KL: Yes, it’s certainly not a fluke that he came on Harriet. It’s a small film by certain standards, but I wanted it to have a big movie feel. We were trying to make an audience-friendly film and I wanted it to have scope. I knew that was something he could deliver. Obviously John is a pro and a genius, and I was very lucky to get him.
MM: You’ve tended to work mostly with the same composer and editor [Terence Blanchard and Terilyn A. Shropshire, respectively], but often work with different cinematographers. Where do you find the balance between having continuity with your key collaborators or having new voices? And how do you decide which spots on the crew you want steadiness with and which spots are open to those new voices?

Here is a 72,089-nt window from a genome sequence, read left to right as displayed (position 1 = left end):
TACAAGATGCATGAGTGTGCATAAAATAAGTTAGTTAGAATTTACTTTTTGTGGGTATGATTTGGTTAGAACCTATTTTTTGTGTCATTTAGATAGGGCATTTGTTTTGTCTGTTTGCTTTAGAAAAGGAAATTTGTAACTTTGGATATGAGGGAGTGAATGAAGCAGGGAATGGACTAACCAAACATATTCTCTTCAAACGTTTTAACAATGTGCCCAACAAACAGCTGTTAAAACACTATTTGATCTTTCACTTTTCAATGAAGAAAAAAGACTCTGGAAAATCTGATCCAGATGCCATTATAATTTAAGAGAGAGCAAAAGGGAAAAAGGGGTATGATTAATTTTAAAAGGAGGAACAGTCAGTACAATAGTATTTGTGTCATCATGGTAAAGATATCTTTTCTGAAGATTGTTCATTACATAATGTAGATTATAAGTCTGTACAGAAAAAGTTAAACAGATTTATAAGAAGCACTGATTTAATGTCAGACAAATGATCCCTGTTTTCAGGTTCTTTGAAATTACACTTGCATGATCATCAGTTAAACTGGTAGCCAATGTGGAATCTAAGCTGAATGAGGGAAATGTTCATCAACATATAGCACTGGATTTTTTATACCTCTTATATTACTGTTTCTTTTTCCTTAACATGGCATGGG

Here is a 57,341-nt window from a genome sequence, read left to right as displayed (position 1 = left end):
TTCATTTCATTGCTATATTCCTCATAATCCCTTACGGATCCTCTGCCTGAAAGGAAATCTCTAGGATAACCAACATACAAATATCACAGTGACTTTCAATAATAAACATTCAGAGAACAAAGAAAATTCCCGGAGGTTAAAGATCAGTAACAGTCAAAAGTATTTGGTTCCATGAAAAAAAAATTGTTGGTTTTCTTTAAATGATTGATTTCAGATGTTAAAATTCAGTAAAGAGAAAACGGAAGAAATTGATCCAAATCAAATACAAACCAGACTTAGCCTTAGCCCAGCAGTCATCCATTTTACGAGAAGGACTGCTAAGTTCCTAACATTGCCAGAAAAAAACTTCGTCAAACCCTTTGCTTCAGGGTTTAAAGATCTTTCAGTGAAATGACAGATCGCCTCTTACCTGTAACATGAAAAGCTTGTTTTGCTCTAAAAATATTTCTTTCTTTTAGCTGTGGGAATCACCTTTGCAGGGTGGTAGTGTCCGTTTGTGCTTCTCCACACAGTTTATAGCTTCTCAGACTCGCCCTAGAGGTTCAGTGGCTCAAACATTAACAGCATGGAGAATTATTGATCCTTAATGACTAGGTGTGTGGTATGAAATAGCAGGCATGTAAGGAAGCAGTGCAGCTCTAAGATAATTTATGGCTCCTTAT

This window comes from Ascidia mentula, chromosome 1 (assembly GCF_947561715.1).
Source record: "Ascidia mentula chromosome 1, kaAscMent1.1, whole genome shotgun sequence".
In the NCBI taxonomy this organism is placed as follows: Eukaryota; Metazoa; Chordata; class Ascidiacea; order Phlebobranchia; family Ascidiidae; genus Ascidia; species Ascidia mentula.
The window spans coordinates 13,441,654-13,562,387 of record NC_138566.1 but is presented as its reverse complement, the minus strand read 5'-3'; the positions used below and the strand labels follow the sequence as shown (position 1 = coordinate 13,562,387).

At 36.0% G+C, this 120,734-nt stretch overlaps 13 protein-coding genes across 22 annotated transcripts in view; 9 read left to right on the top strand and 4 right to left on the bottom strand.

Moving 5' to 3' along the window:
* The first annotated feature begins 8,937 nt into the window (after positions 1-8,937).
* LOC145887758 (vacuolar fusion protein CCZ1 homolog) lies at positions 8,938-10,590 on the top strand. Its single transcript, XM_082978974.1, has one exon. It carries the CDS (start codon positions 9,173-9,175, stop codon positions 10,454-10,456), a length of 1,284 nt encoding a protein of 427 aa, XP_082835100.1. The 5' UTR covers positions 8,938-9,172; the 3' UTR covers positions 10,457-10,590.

KL: I love working with people I’ve worked with before. I really adore it. But sometimes it’s important to get out of that to see how everything holds up with different collaborators. I’ve worked with different cinematographers on most of my films, which is deliberate in some ways but in some ways is incidental. When I start to do a film I look at who’s available and what kind of photography relates to that specific film. I loved working with Stéphane [Fontaine] on Talk To Me—I think he’s fantastic. And I love John Toll. But they’re very different cinematographers and those two movies are very different in the types of camera movement that I wanted. It’s a question of what the story really calls for, and of what I’m seeing when I’m imagining the movie.
MM: Your filmography perfectly switches back and forth between period pieces and contemporary-set films. Is that by design or something that you consciously think about?
KL: [Laughs] It’s not something I consciously think about. I really do love period pieces, but I also really like contemporary pieces. It usually just starts with a character that I’m interested in or fall in love with. The period just becomes how the story tells itself to me. So it just depends.